Alert: Flammable vapours from polyethylene (packing) foam
Learn about the necessary precautions for handling and storage of polyethylene foam.
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A worker was killed after entering an unventilated trailer that was filled with polyethylene foam and stored over a warm weekend. The worker entered the trailer and reportedly lit a match. The worker received severe and extensive burns following an intense fire from within the trailer.
As part of the manufacturing process, isobutane (2-methylpropane) is used as a "blowing agent" to expand solid plastic into polyethylene foam. The isobutane initially fills the airspaces within the foam but, over time, it leaks out and dissipates into the atmosphere. This is most rapid immediately after manufacturing. Before being shipped, the product should be cured in a ventilated warehouse to allow for the safe escape of gases. Also, experts should be consulted to establish the specific time period required for this to be considered complete.
If stored in an environment that is unventilated, the gas will accumulate. Furthermore, if temperatures are elevated, the rate at which the gas escapes from the foam will increase.
Isobutane gas is flammable at concentrations in air between 1.9 per cent and 8.5 per cent.
This resource does not replace the Occupational Health and Safety Act (OHSA) and its regulations, and should not be used as or considered legal advice. Health and safety inspectors apply and enforce these laws based on the facts they find in the workplace.
Locations and sectors
This type of hazard can be found in any industrial establishment involved in the manufacturing of polyethylene packing foam and in any workplaces that use, handle or store it, e.g., in warehousing, loading/unloading areas, during transportation, etc.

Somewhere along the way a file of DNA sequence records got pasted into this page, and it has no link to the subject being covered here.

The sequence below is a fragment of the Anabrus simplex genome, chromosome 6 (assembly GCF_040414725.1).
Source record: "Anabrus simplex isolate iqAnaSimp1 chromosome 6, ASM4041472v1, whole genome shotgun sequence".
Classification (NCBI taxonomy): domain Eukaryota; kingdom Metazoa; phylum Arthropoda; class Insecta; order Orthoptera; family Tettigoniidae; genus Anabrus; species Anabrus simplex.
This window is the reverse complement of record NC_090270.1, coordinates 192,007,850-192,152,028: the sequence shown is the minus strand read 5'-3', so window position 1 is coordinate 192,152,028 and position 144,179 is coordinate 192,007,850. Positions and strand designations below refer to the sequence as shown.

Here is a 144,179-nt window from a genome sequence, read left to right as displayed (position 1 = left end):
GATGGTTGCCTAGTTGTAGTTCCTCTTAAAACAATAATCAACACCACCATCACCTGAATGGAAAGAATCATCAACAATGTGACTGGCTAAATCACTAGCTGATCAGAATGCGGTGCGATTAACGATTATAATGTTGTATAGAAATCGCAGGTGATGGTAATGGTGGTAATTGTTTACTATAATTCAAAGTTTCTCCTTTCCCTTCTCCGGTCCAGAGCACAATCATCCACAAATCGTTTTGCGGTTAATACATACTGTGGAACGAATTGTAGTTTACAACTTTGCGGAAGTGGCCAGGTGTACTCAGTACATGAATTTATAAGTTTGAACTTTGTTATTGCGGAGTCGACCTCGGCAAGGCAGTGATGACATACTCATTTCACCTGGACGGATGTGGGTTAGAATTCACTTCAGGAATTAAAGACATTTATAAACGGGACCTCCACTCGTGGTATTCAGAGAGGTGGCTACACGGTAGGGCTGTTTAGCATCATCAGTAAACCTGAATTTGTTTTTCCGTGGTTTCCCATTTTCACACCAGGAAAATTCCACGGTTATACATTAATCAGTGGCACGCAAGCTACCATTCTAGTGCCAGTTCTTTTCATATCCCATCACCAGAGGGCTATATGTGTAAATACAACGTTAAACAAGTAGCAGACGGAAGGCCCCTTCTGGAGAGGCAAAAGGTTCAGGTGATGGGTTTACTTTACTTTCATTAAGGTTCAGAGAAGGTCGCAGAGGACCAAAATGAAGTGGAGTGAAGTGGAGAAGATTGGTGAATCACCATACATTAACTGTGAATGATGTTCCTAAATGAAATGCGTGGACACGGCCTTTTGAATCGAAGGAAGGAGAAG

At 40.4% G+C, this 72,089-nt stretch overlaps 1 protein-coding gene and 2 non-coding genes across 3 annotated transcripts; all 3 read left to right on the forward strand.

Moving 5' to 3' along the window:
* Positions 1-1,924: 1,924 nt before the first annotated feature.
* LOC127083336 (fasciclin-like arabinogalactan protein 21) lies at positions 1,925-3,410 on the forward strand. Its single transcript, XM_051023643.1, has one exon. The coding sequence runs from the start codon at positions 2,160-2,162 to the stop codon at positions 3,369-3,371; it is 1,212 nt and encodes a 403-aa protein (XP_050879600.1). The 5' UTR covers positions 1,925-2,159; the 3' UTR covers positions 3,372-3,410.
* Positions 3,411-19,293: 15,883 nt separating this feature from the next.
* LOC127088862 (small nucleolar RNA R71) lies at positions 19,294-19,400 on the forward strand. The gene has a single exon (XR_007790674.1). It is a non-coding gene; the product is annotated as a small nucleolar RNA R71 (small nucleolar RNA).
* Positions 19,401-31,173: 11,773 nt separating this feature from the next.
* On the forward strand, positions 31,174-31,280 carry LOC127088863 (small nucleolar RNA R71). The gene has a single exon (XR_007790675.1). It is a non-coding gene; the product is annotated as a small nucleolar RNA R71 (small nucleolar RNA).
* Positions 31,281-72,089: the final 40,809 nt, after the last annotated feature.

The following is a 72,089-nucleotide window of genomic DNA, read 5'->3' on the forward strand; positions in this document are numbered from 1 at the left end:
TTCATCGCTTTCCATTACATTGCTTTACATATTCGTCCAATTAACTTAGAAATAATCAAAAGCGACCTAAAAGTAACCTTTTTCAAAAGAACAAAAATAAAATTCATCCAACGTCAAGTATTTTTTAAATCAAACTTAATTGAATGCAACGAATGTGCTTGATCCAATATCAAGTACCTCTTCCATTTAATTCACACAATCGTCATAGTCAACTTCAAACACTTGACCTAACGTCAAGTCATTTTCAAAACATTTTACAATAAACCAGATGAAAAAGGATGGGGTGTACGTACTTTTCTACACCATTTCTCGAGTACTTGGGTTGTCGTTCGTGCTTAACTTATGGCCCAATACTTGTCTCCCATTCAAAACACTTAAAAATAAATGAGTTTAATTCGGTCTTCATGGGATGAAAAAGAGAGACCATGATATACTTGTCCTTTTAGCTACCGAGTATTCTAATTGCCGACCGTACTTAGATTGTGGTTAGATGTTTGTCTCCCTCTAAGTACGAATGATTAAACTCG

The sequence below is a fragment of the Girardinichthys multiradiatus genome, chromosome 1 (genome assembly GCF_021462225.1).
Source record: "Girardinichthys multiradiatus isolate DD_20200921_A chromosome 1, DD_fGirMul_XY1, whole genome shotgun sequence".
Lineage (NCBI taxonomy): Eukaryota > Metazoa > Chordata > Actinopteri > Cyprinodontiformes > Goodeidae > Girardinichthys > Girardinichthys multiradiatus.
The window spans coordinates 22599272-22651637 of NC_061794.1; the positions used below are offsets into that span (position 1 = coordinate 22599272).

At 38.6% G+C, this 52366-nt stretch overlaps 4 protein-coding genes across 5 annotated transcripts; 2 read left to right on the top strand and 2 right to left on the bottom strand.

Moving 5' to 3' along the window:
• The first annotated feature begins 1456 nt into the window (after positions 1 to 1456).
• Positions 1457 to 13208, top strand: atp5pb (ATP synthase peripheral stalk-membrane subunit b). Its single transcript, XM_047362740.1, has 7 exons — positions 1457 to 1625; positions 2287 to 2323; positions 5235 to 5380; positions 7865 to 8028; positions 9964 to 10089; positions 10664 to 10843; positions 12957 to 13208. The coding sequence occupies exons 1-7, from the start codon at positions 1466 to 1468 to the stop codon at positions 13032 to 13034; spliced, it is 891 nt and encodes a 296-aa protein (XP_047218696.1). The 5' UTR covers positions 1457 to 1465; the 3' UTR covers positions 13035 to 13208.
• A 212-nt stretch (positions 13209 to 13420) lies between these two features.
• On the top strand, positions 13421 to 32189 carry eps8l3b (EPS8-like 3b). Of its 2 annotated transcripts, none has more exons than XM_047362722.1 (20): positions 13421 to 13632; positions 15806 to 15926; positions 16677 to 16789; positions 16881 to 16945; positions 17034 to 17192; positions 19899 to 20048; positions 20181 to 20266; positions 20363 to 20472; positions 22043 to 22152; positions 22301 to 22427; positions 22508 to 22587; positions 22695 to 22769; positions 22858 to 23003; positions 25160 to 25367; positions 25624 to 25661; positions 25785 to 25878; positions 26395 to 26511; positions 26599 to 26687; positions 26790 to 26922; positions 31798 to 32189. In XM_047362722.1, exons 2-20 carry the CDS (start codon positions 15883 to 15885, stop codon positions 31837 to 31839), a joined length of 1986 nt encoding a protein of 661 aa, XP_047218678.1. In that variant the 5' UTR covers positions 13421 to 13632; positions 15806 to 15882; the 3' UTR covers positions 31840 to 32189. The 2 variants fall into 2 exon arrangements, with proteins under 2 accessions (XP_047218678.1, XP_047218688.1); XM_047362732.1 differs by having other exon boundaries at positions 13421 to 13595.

The Regulation for Industrial Establishments [R.R.O. 1990, Regulation 851] under the Occupational Health and Safety Act requires that any process likely to produce a gas, vapour, dust or fume that can accumulate to form an explosive mixture, be situated in an area separate from other operations and have adequate ventilation. No potential sources of ignition, including smoking, are permitted in areas of an industrial establishment where there are potentially explosive concentrations of a gas, vapour, dust or fume.
The Workplace Hazardous Materials Information System (WHMIS) Regulation [R.R.O. 1990, Regulation 860] applies to any controlled products used, handled or stored within a workplace to which a worker is likely to be exposed.
Under the Occupational Health and Safety Act, employers are required to develop and post a workplace health and safety policy and develop a workplace program to implement the policy. Good practices for employers to implement in order to address the hazards as part of a workplace health and safety program, include, but are not limited to, the following:
- Adequate and unobstructed ventilation for the storage of products manufactured with flammable agents such as isobutane which may build up in the surrounding air as by-products.
- Storage in environments where temperatures are kept as cool and constant as possible.
- Written notification to carriers alerting them to the potential hazards associated with the load they are to haul.
- Pre-qualification of carriers with respect to their health and safety policy and program; e.g., carrier program that trains and informs all workers and subcontractors about potential hazards, monitors adherence to procedures to avoid sources of ignition and to provide adequate ventilation, ensures identification of hazards on bills of lading and trucks/trailers, driver cautions, etc.
Reference for flammable concentration in air
Dangerous Properties of Industrial Materials, 11th Edition, Vol. III, N. Irving Sax and Richard J. Lewis, Sr., 2004, Wiley Interscience, New Jersey